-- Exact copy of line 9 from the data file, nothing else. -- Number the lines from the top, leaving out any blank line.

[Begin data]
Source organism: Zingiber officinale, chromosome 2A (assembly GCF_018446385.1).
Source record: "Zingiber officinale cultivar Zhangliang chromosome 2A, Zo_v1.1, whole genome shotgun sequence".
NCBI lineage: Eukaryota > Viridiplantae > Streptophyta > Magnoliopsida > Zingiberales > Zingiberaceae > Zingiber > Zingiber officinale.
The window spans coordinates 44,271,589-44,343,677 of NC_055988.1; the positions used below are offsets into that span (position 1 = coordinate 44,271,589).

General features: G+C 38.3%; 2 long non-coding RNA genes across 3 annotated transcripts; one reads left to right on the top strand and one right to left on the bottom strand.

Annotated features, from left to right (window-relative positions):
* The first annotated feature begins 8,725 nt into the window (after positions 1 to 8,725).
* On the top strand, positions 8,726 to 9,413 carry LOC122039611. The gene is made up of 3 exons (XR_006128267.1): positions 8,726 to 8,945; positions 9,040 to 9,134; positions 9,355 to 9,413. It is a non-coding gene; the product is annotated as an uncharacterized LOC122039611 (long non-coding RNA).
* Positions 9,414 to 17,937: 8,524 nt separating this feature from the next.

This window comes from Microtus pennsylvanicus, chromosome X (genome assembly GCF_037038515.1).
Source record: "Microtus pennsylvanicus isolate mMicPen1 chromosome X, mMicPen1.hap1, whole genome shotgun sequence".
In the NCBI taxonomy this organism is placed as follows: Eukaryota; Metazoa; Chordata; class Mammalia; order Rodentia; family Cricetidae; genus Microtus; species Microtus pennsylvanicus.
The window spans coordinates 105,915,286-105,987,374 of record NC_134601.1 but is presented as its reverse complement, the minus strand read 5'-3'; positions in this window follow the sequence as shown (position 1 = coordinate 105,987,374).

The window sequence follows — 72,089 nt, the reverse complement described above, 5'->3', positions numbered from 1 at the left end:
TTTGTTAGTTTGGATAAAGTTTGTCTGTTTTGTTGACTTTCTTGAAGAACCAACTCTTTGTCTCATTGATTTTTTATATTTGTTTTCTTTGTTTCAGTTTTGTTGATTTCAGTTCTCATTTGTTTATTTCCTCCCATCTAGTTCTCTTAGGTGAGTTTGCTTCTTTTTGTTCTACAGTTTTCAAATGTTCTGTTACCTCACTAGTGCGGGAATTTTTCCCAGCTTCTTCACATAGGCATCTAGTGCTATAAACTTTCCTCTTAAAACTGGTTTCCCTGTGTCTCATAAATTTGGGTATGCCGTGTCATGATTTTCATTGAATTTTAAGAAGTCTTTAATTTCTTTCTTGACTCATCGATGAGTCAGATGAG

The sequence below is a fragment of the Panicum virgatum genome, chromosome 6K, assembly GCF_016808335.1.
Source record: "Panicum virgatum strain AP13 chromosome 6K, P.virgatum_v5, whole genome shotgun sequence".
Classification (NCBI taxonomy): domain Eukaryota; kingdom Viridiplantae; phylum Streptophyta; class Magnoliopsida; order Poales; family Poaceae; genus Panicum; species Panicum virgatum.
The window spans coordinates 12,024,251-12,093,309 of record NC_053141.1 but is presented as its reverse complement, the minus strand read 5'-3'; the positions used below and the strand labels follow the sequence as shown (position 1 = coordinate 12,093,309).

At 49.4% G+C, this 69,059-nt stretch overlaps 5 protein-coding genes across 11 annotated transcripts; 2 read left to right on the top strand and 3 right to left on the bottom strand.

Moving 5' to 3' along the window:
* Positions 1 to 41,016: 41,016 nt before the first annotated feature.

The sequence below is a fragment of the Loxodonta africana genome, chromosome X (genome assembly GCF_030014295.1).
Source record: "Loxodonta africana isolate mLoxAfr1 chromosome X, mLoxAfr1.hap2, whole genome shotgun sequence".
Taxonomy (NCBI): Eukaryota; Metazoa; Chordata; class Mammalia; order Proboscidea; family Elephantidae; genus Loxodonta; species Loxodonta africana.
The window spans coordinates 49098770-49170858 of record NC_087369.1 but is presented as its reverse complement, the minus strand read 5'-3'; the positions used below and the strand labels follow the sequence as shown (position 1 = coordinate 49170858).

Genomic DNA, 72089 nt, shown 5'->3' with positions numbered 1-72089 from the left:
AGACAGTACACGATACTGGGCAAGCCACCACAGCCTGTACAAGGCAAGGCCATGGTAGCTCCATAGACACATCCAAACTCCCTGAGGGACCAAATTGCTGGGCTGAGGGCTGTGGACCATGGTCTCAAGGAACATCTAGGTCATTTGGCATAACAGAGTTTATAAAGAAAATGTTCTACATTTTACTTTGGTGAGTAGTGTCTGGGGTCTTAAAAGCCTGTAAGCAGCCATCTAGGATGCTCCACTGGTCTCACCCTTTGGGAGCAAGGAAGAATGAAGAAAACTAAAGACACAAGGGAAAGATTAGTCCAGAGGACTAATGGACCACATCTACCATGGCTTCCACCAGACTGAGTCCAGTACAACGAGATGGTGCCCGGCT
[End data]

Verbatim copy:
* Positions 9,414 to 17,937: 8,524 nt separating this feature from the next.